Drawing Others to the Light

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Wednesday of the Sixth Week in Ordinary Time


Mark 8:22-26

When Jesus and his disciples arrived at Bethsaida, people brought to him a blind man and begged Jesus to touch him. He took the blind man by the hand and led him outside the village. Putting spittle on his eyes he laid his hands on the man and asked, “Do you see anything?” Looking up the man replied, “I see people looking like trees and walking.” Then he laid hands on the man’s eyes a second time and he saw clearly; his sight was restored and he could see everything distinctly. Then he sent him home and said, “Do not even go into the village.”


Opening Prayer: Lord, Jesus, light of the world, so many people are blind to your goodness. So many cannot see their way through the darkness of their sufferings. Lord, we need your healing touch. 


Encountering Christ:


  1. Blindness of Others: “When Jesus and his disciples arrived at Bethsaida, people brought to him a blind man and begged Jesus to touch him.” This blind man did not come by himself to seek healing from Jesus. Others brought him. We sometimes think it is our mission as faithful disciples to convince the unchurched of the truth of Jesus Christ. This Gospel teaches us a different way. We are called to bring others to Christ in friendship. We can do this through a friendly invitation to Mass, a retreat, or faith study. We can do this by witnessing to our Catholic identity in our words and actions. We can do this by bringing souls to Jesus in our intercessory prayers, asking the Holy Spirit to come into their lives. 
  2. Our Blindness: “He took the blind man by the hand and led him outside the village.” God will not usurp our free will, but he will provide us many opportunities to step out of our spiritual darkness. He can use a move to a new city, a stalled car, an illness or tragedy—any kind of circumstance that prompts us to give up our self-control and lean on him. When these situations happen, Jesus extends his hand to us. He wants to provide clarity, and restore peace and security in our heart. We let Jesus take our hand by trusting in his providence and recalling that he is with us. Jesus, I trust in you.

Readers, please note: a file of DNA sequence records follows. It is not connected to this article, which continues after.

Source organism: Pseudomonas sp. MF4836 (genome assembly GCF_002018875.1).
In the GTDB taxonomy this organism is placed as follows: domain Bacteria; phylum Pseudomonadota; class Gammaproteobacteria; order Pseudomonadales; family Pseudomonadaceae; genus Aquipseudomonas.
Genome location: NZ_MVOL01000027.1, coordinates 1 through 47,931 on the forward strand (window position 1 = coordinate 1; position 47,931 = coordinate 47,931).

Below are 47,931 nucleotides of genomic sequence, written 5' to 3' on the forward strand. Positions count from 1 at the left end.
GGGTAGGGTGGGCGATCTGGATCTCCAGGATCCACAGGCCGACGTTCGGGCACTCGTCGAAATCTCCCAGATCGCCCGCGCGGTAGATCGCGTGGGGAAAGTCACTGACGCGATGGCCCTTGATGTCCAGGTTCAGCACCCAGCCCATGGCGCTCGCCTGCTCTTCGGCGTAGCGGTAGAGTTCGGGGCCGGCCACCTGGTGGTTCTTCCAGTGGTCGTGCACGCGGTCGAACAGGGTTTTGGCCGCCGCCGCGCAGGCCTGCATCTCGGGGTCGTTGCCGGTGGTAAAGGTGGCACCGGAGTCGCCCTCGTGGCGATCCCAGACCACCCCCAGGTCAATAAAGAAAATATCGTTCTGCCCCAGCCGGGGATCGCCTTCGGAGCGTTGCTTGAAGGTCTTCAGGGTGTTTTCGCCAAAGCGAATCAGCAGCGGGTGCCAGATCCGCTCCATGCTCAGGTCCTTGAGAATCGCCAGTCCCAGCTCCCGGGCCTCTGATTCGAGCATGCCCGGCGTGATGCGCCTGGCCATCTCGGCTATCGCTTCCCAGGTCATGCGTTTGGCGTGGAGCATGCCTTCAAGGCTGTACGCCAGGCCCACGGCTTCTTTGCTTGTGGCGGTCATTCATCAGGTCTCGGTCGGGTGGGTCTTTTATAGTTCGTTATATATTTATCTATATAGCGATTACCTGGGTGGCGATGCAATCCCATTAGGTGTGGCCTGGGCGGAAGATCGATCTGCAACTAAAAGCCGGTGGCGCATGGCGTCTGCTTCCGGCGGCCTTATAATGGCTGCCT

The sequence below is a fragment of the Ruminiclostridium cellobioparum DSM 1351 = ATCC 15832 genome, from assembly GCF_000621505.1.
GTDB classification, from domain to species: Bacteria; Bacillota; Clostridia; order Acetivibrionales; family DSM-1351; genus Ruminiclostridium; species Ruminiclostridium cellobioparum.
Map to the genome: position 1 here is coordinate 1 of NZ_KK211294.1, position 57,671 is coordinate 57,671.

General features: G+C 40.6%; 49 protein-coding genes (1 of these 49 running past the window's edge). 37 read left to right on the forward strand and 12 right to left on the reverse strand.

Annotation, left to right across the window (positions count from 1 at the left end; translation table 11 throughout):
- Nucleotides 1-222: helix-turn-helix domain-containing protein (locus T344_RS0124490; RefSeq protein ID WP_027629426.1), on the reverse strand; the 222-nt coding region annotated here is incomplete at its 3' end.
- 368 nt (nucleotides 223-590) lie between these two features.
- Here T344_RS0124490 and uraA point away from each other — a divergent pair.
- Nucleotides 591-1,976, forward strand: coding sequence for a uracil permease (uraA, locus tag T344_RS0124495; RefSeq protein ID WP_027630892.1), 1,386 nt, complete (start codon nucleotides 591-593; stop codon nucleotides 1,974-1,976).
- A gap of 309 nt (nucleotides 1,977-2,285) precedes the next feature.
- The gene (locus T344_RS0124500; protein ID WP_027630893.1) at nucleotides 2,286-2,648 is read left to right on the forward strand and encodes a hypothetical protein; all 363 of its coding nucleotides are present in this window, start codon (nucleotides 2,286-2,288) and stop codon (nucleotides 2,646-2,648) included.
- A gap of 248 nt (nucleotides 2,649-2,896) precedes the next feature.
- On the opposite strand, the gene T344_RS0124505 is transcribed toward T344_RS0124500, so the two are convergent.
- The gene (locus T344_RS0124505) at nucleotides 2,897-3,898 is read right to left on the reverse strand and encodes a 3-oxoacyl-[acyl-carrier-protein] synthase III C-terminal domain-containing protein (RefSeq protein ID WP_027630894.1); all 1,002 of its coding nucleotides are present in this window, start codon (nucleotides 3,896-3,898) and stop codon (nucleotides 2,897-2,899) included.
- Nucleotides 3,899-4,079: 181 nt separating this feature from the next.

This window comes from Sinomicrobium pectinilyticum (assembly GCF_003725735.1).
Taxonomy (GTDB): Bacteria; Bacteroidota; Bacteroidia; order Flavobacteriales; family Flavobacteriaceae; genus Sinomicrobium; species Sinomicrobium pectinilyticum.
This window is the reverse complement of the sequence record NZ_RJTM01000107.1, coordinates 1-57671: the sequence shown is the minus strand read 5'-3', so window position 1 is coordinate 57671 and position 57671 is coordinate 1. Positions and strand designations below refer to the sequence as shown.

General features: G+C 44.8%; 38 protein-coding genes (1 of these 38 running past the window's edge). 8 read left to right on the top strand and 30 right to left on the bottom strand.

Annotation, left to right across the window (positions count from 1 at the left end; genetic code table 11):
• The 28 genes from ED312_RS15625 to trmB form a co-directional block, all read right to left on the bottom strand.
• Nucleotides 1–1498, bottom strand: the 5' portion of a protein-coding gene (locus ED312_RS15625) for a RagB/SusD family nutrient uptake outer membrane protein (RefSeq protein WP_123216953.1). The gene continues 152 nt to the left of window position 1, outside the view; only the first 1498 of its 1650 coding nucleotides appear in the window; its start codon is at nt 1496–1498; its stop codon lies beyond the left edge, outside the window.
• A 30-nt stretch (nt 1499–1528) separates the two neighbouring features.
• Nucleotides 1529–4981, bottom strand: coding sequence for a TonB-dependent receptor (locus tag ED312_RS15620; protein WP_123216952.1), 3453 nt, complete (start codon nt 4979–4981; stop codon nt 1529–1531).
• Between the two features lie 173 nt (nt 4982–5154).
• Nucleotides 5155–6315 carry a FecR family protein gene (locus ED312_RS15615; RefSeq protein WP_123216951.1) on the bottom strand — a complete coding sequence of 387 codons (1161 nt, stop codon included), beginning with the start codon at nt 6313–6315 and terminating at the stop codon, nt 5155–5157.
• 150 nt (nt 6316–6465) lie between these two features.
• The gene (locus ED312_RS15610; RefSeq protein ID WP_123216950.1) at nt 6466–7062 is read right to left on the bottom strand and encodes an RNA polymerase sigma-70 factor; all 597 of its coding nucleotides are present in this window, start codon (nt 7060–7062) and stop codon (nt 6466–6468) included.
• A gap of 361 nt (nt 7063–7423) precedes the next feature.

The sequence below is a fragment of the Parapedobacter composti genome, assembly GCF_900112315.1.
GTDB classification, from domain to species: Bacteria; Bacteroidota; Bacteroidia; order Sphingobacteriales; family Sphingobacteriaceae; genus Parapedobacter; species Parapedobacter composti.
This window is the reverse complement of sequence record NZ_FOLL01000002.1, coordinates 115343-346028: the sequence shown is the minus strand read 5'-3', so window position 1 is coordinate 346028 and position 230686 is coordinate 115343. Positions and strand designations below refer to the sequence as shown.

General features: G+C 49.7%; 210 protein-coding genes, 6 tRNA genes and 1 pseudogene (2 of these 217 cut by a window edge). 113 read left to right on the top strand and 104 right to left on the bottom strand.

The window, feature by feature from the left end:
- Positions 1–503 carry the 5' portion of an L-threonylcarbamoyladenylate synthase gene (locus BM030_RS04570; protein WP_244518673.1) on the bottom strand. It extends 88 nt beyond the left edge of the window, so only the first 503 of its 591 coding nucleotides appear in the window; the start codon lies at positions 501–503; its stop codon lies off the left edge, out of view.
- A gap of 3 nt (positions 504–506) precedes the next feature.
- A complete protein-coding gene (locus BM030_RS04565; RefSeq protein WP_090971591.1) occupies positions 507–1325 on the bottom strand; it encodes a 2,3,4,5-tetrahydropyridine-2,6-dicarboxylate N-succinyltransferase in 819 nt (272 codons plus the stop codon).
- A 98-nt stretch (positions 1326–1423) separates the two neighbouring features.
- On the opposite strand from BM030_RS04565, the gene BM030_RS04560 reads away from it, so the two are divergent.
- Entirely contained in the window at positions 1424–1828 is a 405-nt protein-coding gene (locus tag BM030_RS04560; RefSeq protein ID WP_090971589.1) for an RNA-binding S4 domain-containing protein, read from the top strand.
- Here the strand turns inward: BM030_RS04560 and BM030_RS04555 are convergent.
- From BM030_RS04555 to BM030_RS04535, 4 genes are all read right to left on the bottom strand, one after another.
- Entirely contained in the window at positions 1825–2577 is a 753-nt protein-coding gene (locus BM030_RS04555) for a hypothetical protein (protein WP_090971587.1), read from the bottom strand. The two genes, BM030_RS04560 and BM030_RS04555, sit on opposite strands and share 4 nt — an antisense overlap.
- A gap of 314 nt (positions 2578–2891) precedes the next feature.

3. Living in the Light of Faith: Jesus did not rush the blind man’s healing. Perhaps he was gently easing this man from total darkness into the fullness of light. Jesus is gentle with us, too. Conversion to discipleship is a lifetime process, and Jesus accompanies us intimately as we journey toward him. Our experience of his patience, kindness, and gentleness should inspire us to be patient with ourselves and others. After his healing, Jesus told the blind man, “Do not even go into the village.” In our conversion from darkness to the light of Christ, we don’t return from whence we came. We are new men and women in Christ so we resist the temptation to return to past sins. We strengthen ourselves by seeking out Jesus in the sacraments: frequently participating at Mass, receiving healing through the sacrament of Reconciliation, and Adoration of the Blessed Sacrament. 


Conversing with Christ: Jesus, I want to follow you. I desire to be a faithful disciple. I feel inadequate leading others to you when I am so blind myself in many ways. Please inspire me to reflect your love and care for each soul I meet. May I bring them closer to you by my authentic witness as your disciple. 


Resolution: Lord, today by your grace I will take your hand in situations where I feel out of control. I will also make an effort to be a helping hand for others, bringing them closer to you in friendship. Jesus, I trust in you. 


For Further Reflection: Outside the Village (Healing a Blind Man) | Bethsaida by the Sea | Security from Magdala.org.


Nan Balfour is a grateful Catholic who seeks to make Jesus more loved through her vocation to womanhood, marriage, and motherhood, and as a writer, speaker, and events coordinator for Pilgrim Center of Hope, a Catholic evangelization ministry located in San Antonio, Texas.

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